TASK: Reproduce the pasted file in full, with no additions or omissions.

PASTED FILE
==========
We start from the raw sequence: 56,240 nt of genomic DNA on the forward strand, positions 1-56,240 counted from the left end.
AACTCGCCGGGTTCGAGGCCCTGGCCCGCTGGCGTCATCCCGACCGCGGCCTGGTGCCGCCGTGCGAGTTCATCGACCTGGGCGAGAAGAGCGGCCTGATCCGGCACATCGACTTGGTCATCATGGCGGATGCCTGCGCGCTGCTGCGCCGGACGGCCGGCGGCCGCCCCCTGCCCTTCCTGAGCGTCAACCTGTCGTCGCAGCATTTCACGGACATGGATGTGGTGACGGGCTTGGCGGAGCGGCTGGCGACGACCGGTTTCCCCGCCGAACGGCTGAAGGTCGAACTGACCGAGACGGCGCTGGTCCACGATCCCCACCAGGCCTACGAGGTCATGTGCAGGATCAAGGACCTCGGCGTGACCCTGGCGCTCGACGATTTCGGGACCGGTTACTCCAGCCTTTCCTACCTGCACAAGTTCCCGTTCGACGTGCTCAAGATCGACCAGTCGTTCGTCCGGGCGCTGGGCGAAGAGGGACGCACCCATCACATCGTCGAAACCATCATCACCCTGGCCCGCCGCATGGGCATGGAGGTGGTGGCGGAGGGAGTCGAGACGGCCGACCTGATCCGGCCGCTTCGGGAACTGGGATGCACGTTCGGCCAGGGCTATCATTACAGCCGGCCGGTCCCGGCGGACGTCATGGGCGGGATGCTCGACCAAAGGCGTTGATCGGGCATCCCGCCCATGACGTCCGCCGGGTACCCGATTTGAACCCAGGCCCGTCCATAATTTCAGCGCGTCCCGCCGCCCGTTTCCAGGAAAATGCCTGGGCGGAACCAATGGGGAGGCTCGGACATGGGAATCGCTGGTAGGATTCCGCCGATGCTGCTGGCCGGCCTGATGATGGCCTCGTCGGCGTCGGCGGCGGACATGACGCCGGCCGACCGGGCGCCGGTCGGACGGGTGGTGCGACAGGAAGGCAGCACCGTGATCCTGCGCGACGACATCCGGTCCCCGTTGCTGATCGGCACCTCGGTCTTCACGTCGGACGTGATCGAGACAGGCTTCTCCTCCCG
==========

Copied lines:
We start from the raw sequence: 56,240 nt of genomic DNA on the forward strand, positions 1-56,240 counted from the left end.
AACTCGCCGGGTTCGAGGCCCTGGCCCGCTGGCGTCATCCCGACCGCGGCCTGGTGCCGCCGTGCGAGTTCATCGACCTGGGCGAGAAGAGCGGCCTGATCCGGCACATCGACTTGGTCATCATGGCGGATGCCTGCGCGCTGCTGCGCCGGACGGCCGGCGGCCGCCCCCTGCCCTTCCTGAGCGTCAACCTGTCGTCGCAGCATTTCACGGACATGGATGTGGTGACGGGCTTGGCGGAGCGGCTGGCGACGACCGGTTTCCCCGCCGAACGGCTGAAGGTCGAACTGACCGAGACGGCGCTGGTCCACGATCCCCACCAGGCCTACGAGGTCATGTGCAGGATCAAGGACCTCGGCGTGACCCTGGCGCTCGACGATTTCGGGACCGGTTACTCCAGCCTTTCCTACCTGCACAAGTTCCCGTTCGACGTGCTCAAGATCGACCAGTCGTTCGTCCGGGCGCTGGGCGAAGAGGGACGCACCCATCACATCGTCGAAACCATCATCACCCTGGCCCGCCGCATGGGCATGGAGGTGGTGGCGGAGGGAGTCGAGACGGCCGACCTGATCCGGCCGCTTCGGGAACTGGGATGCACGTTCGGCCAGGGCTATCATTACAGCCGGCCGGTCCCGGCGGACGTCATGGGCGGGATGCTCGACCAAAGGCGTTGATCGGGCATCCCGCCCATGACGTCCGCCGGGTACCCGATTTGAACCCAGGCCCGTCCATAATTTCAGCGCGTCCCGCCGCCCGTTTCCAGGAAAATGCCTGGGCGGAACCAATGGGGAGGCTCGGACATGGGAATCGCTGGTAGGATTCCGCCGATGCTGCTGGCCGGCCTGATGATGGCCTCGTCGGCGTCGGCGGCGGACATGACGCCGGCCGACCGGGCGCCGGTCGGACGGGTGGTGCGACAGGAAGGCAGCACCGTGATCCTGCGCGACGACATCCGGTCCCCGTTGCTGATCGGCACCTCGGTCTTCACGTCGGACGTGATCGAGACAGGCTTCTCCTCCCG